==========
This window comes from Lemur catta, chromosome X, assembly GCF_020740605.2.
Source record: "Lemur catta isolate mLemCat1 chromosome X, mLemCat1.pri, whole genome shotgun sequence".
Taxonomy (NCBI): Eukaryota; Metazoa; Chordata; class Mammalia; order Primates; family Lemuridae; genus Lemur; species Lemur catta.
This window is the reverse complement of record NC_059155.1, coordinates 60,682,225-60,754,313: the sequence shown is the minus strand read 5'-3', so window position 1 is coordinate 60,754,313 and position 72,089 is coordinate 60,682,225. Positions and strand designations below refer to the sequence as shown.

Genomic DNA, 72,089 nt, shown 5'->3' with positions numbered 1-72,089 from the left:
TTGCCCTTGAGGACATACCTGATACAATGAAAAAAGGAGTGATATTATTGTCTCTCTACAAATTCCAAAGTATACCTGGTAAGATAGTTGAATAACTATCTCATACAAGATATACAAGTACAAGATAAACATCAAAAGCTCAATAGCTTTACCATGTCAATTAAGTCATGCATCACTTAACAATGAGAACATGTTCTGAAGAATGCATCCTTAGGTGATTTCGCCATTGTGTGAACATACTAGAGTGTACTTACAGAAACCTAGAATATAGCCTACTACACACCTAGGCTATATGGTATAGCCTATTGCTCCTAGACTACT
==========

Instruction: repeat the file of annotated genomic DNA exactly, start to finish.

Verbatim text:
This window comes from Lemur catta, chromosome X, assembly GCF_020740605.2.
Source record: "Lemur catta isolate mLemCat1 chromosome X, mLemCat1.pri, whole genome shotgun sequence".
Taxonomy (NCBI): Eukaryota; Metazoa; Chordata; class Mammalia; order Primates; family Lemuridae; genus Lemur; species Lemur catta.
This window is the reverse complement of record NC_059155.1, coordinates 60,682,225-60,754,313: the sequence shown is the minus strand read 5'-3', so window position 1 is coordinate 60,754,313 and position 72,089 is coordinate 60,682,225. Positions and strand designations below refer to the sequence as shown.

Genomic DNA, 72,089 nt, shown 5'->3' with positions numbered 1-72,089 from the left:
TTGCCCTTGAGGACATACCTGATACAATGAAAAAAGGAGTGATATTATTGTCTCTCTACAAATTCCAAAGTATACCTGGTAAGATAGTTGAATAACTATCTCATACAAGATATACAAGTACAAGATAAACATCAAAAGCTCAATAGCTTTACCATGTCAATTAAGTCATGCATCACTTAACAATGAGAACATGTTCTGAAGAATGCATCCTTAGGTGATTTCGCCATTGTGTGAACATACTAGAGTGTACTTACAGAAACCTAGAATATAGCCTACTACACACCTAGGCTATATGGTATAGCCTATTGCTCCTAGACTACT